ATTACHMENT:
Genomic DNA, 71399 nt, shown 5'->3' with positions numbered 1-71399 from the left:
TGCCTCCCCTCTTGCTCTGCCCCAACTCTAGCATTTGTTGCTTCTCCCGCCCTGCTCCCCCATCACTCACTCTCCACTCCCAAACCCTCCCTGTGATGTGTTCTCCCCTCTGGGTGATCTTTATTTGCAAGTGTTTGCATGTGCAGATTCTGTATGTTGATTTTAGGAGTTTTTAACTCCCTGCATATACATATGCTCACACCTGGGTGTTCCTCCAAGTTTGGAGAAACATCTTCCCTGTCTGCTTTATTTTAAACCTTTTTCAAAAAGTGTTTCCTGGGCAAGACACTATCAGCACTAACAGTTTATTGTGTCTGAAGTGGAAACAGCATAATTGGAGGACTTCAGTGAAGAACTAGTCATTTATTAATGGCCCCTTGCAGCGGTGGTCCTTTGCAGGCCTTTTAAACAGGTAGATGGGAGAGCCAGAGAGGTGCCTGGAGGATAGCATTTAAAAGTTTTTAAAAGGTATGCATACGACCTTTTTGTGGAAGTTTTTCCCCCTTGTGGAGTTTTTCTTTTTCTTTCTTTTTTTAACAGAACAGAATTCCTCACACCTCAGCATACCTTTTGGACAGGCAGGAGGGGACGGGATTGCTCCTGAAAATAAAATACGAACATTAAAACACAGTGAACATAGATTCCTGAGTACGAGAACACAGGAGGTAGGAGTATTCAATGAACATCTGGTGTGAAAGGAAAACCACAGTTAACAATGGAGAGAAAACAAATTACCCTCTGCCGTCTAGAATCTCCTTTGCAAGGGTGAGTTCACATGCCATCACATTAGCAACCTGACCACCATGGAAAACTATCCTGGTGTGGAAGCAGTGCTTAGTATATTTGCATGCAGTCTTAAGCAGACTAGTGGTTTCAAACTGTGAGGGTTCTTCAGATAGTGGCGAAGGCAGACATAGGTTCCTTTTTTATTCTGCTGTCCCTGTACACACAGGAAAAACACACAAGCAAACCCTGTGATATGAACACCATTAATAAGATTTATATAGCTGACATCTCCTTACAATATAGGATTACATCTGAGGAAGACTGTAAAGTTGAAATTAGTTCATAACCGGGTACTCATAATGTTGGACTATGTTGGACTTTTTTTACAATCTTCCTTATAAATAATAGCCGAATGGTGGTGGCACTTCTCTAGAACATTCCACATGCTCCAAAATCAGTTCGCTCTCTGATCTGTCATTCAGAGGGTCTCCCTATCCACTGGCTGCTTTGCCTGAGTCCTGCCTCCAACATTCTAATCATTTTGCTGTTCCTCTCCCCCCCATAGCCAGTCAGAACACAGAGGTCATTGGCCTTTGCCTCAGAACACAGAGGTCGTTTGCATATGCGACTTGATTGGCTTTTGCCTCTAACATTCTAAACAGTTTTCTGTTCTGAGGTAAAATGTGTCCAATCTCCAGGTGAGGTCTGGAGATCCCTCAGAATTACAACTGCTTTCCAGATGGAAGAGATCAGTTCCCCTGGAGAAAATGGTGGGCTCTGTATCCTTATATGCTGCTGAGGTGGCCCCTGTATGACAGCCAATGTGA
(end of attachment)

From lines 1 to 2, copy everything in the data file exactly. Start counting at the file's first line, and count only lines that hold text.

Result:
Genomic DNA, 71399 nt, shown 5'->3' with positions numbered 1-71399 from the left:
TGCCTCCCCTCTTGCTCTGCCCCAACTCTAGCATTTGTTGCTTCTCCCGCCCTGCTCCCCCATCACTCACTCTCCACTCCCAAACCCTCCCTGTGATGTGTTCTCCCCTCTGGGTGATCTTTATTTGCAAGTGTTTGCATGTGCAGATTCTGTATGTTGATTTTAGGAGTTTTTAACTCCCTGCATATACATATGCTCACACCTGGGTGTTCCTCCAAGTTTGGAGAAACATCTTCCCTGTCTGCTTTATTTTAAACCTTTTTCAAAAAGTGTTTCCTGGGCAAGACACTATCAGCACTAACAGTTTATTGTGTCTGAAGTGGAAACAGCATAATTGGAGGACTTCAGTGAAGAACTAGTCATTTATTAATGGCCCCTTGCAGCGGTGGTCCTTTGCAGGCCTTTTAAACAGGTAGATGGGAGAGCCAGAGAGGTGCCTGGAGGATAGCATTTAAAAGTTTTTAAAAGGTATGCATACGACCTTTTTGTGGAAGTTTTTCCCCCTTGTGGAGTTTTTCTTTTTCTTTCTTTTTTTAACAGAACAGAATTCCTCACACCTCAGCATACCTTTTGGACAGGCAGGAGGGGACGGGATTGCTCCTGAAAATAAAATACGAACATTAAAACACAGTGAACATAGATTCCTGAGTACGAGAACACAGGAGGTAGGAGTATTCAATGAACATCTGGTGTGAAAGGAAAACCACAGTTAACAATGGAGAGAAAACAAATTACCCTCTGCCGTCTAGAATCTCCTTTGCAAGGGTGAGTTCACATGCCATCACATTAGCAACCTGACCACCATGGAAAACTATCCTGGTGTGGAAGCAGTGCTTAGTATATTTGCATGCAGTCTTAAGCAGACTAGTGGTTTCAAACTGTGAGGGTTCTTCAGATAGTGGCGAAGGCAGACATAGGTTCCTTTTTTATTCTGCTGTCCCTGTACACACAGGAAAAACACACAAGCAAACCCTGTGATATGAACACCATTAATAAGATTTATATAGCTGACATCTCCTTACAATATAGGATTACATCTGAGGAAGACTGTAAAGTTGAAATTAGTTCATAACCGGGTACTCATAATGTTGGACTATGTTGGACTTTTTTTACAATCTTCCTTATAAATAATAGCCGAATGGTGGTGGCACTTCTCTAGAACATTCCACATGCTCCAAAATCAGTTCGCTCTCTGATCTGTCATTCAGAGGGTCTCCCTATCCACTGGCTGCTTTGCCTGAGTCCTGCCTCCAACATTCTAATCATTTTGCTGTTCCTCTCCCCCCCATAGCCAGTCAGAACACAGAGGTCATTGGCCTTTGCCTCAGAACACAGAGGTCGTTTGCATATGCGACTTGATTGGCTTTTGCCTCTAACATTCTAAACAGTTTTCTGTTCTGAGGTAAAATGTGTCCAATCTCCAGGTGAGGTCTGGAGATCCCTCAGAATTACAACTGCTTTCCAGATGGAAGAGATCAGTTCCCCTGGAGAAAATGGTGGGCTCTGTATCCTTATATGCTGCTGAGGTGGCCCCTGTATGACAGCCAATGTGA